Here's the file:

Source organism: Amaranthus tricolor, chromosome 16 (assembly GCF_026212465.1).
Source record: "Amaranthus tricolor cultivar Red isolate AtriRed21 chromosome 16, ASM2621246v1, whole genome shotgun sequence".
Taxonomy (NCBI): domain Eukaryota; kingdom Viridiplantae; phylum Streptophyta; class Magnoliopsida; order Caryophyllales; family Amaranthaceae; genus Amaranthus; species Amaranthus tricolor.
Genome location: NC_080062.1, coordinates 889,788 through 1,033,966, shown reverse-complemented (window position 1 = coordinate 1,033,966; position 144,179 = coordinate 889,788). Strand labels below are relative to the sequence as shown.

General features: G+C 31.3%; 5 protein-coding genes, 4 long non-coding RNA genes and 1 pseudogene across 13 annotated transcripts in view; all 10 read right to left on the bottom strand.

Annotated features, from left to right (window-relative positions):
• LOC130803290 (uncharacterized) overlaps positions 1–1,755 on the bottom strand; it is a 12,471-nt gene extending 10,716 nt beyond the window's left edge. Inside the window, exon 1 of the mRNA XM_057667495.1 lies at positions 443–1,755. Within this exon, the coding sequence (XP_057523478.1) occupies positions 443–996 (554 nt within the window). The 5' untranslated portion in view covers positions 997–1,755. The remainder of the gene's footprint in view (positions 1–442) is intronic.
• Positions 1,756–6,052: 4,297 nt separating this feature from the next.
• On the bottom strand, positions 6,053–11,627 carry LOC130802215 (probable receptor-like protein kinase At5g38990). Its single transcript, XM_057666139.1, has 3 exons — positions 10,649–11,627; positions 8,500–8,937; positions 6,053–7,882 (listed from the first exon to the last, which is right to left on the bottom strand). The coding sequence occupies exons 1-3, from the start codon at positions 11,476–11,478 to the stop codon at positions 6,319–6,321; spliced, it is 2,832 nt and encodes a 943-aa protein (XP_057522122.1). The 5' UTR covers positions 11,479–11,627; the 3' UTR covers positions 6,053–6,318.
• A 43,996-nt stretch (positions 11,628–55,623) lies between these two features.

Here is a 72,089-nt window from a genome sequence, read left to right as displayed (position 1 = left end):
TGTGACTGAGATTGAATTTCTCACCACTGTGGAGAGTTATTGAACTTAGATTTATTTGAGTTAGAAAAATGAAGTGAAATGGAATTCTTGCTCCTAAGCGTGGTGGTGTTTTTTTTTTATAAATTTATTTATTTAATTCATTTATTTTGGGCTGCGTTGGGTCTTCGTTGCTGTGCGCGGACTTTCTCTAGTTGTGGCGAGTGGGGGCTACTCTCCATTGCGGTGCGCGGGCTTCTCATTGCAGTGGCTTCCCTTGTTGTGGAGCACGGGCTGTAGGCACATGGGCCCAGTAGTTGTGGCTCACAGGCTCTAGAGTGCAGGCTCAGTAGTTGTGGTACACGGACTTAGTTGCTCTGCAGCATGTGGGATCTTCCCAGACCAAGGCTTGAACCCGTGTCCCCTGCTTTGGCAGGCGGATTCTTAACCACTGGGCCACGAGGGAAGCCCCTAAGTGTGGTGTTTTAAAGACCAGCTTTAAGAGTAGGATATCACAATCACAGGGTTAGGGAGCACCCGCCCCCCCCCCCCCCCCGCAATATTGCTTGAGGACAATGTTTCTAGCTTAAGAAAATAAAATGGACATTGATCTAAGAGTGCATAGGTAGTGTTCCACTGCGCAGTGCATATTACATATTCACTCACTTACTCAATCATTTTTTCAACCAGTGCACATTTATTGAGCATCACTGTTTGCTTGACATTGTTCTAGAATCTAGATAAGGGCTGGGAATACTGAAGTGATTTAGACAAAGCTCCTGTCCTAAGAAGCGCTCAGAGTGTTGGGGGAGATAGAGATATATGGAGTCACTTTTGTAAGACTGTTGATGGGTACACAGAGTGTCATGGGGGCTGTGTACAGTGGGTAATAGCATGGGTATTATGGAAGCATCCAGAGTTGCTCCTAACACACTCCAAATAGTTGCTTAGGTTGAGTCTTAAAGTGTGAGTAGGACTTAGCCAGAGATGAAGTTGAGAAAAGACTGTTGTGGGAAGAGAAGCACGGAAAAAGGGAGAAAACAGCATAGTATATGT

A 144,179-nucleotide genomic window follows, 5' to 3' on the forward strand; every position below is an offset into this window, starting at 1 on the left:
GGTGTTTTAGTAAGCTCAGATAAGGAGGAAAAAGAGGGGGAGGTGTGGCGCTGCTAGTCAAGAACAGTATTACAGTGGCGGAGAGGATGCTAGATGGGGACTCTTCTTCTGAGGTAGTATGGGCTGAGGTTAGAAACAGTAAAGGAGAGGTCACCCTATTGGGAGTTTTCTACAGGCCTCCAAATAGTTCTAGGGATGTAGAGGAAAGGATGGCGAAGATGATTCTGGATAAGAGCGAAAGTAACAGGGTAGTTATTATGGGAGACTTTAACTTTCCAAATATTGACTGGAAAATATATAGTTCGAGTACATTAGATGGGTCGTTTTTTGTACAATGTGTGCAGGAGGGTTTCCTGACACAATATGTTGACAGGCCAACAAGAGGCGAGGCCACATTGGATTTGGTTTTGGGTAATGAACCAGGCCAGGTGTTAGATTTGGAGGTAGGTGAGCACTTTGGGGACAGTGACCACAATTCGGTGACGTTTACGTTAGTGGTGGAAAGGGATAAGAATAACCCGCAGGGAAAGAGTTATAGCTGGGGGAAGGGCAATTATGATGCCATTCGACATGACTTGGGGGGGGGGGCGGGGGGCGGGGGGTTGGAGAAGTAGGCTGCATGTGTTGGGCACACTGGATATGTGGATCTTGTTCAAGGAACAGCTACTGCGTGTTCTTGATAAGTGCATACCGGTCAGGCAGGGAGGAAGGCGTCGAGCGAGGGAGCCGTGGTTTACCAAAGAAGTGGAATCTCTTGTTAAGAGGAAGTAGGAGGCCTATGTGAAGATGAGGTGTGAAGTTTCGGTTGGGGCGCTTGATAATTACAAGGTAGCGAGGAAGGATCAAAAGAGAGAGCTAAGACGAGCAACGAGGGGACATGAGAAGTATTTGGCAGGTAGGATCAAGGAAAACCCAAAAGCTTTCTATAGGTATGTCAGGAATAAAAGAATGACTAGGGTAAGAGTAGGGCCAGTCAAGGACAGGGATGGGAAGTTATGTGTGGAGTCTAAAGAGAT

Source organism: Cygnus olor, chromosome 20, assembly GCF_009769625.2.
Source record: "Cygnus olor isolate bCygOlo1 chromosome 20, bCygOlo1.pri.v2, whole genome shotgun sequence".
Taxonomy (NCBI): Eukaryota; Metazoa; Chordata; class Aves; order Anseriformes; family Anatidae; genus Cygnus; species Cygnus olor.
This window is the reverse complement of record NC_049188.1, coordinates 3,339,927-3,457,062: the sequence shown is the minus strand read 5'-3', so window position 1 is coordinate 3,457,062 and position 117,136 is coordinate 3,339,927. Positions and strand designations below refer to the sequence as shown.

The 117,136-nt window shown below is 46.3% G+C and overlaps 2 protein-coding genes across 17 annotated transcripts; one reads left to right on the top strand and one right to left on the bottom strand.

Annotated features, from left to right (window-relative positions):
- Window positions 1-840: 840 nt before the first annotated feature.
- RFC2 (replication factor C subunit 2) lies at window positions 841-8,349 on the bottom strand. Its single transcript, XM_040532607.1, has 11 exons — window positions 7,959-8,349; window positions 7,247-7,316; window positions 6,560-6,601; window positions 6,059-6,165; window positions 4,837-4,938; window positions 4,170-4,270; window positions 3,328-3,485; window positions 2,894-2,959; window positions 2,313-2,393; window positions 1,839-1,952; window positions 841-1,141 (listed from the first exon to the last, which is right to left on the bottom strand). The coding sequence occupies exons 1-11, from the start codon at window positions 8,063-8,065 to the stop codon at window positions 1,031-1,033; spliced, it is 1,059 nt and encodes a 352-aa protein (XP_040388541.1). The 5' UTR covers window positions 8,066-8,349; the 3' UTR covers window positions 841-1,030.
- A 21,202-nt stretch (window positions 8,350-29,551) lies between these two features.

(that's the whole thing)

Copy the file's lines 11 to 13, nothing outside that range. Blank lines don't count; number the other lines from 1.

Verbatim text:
Here is a 72,089-nt window from a genome sequence, read left to right as displayed (position 1 = left end):
TGTGACTGAGATTGAATTTCTCACCACTGTGGAGAGTTATTGAACTTAGATTTATTTGAGTTAGAAAAATGAAGTGAAATGGAATTCTTGCTCCTAAGCGTGGTGGTGTTTTTTTTTTATAAATTTATTTATTTAATTCATTTATTTTGGGCTGCGTTGGGTCTTCGTTGCTGTGCGCGGACTTTCTCTAGTTGTGGCGAGTGGGGGCTACTCTCCATTGCGGTGCGCGGGCTTCTCATTGCAGTGGCTTCCCTTGTTGTGGAGCACGGGCTGTAGGCACATGGGCCCAGTAGTTGTGGCTCACAGGCTCTAGAGTGCAGGCTCAGTAGTTGTGGTACACGGACTTAGTTGCTCTGCAGCATGTGGGATCTTCCCAGACCAAGGCTTGAACCCGTGTCCCCTGCTTTGGCAGGCGGATTCTTAACCACTGGGCCACGAGGGAAGCCCCTAAGTGTGGTGTTTTAAAGACCAGCTTTAAGAGTAGGATATCACAATCACAGGGTTAGGGAGCACCCGCCCCCCCCCCCCCCCCGCAATATTGCTTGAGGACAATGTTTCTAGCTTAAGAAAATAAAATGGACATTGATCTAAGAGTGCATAGGTAGTGTTCCACTGCGCAGTGCATATTACATATTCACTCACTTACTCAATCATTTTTTCAACCAGTGCACATTTATTGAGCATCACTGTTTGCTTGACATTGTTCTAGAATCTAGATAAGGGCTGGGAATACTGAAGTGATTTAGACAAAGCTCCTGTCCTAAGAAGCGCTCAGAGTGTTGGGGGAGATAGAGATATATGGAGTCACTTTTGTAAGACTGTTGATGGGTACACAGAGTGTCATGGGGGCTGTGTACAGTGGGTAATAGCATGGGTATTATGGAAGCATCCAGAGTTGCTCCTAACACACTCCAAATAGTTGCTTAGGTTGAGTCTTAAAGTGTGAGTAGGACTTAGCCAGAGATGAAGTTGAGAAAAGACTGTTGTGGGAAGAGAAGCACGGAAAAAGGGAGAAAACAGCATAGTATATGT

A 144,179-nucleotide genomic window follows, 5' to 3' on the forward strand; every position below is an offset into this window, starting at 1 on the left: